Confessions of a Health Insurance Agent – Part One

Editor’s Note: This is from Molly Mulebrier, Phd, CPA, CLU, Jd., of Dime Box, Texas, contributing editor for this Weblog. This is based on a fictional character and is the first of a four part series.

As I approach retirement, after being in the insurance industry since 1973, primarily in health insurance for employer groups, I believe it is time to come clean with the employers whom I have scammed all these years.  These confessions will surely pave the way for my safe passage through the pearly gates in lieu of the pergatory existance I truly deserve. Thank The Lord for the Forgiveness Doctrine which the Catholic church perfected many years ago.

It has been a fun ride with tremendous financial rewards. It has made me a millionaire several times over. And, I dont even have a college degree. A remarkable achievement it seems. But, it was only through deception, lying and cheating that I have been able to gain unreported riches at the expense of my clients. Bernie Madoff could have learned a lot from me.  He is in prison, I am not.


My first job in the insurance industry was with a national health insurance company. I was a sales representative for them. I was assigned  a territory that included a substantial book of business which I quickly learned I could prey upon with abandon.  It was like being given a cookie jar with no adults in the room! With management’s active guidance and on-going and knowing approval, I became a sales star.

I quickly learned that when a renewal hit my desk, I could “override” the underwriter to my advantage. For example, if the renewal was for a political subdivision, I knew that any rate increase would trigger a Request for Bids scenario and my renewal would be known to all who attempted to bid and undercut my renewal. So, instead of the underwriter’s 15% renewal increase, I magically changed the renewal to a 32% increase, officially typed on a company letterhead. I was now in a win, win situation. I could not lose. My competition would come in 5% lower than my renewal, thinking they had a great bid. I would come in with a 23% increase and still have 8% in my pocket should negotiations with the employer become necessary. If I sold a higher rate increase than what the underwriter wanted, I became a darling of the underwriting department and future favors would come my way.  And, if I really wanted to make myself look good to management, and put more bonus money in my pocket at the same time, I would advise the group “Look, my renewal came in at 32% but I got it down to 23% . At this point, there is not much more I can do here. But, if you were to buy a $10,000 term life policy on each employee, I can drop the renewal increase down to 19% with the difference going to pay for the group term life plan. So, you are getting a “free” group life plan for all your employees”. And, I would add “we can do this since term life is a very profitable product line and we use those profits to offset health losses within our group health business portfolio.”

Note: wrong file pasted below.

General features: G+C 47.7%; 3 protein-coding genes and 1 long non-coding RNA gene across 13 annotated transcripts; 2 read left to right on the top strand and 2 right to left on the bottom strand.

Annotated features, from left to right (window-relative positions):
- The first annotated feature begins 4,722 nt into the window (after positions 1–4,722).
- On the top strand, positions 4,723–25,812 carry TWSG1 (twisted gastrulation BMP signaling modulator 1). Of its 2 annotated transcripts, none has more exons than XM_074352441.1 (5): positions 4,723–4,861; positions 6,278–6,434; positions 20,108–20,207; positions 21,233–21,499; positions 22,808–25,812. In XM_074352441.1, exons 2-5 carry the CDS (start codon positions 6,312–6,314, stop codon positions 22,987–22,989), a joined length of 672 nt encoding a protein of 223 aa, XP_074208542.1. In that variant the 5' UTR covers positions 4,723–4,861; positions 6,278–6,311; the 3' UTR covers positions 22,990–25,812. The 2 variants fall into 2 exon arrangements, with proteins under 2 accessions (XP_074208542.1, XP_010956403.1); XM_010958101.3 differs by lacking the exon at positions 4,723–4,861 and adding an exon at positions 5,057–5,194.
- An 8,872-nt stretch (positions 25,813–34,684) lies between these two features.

I first did this on a very large public school district. Not only did I pocket about $4,000 in bonus money, I won a trip to Las Vegas too! I was living the high life, earning over $50,000 per year on average in the early 1970’s. Better things were yet to come.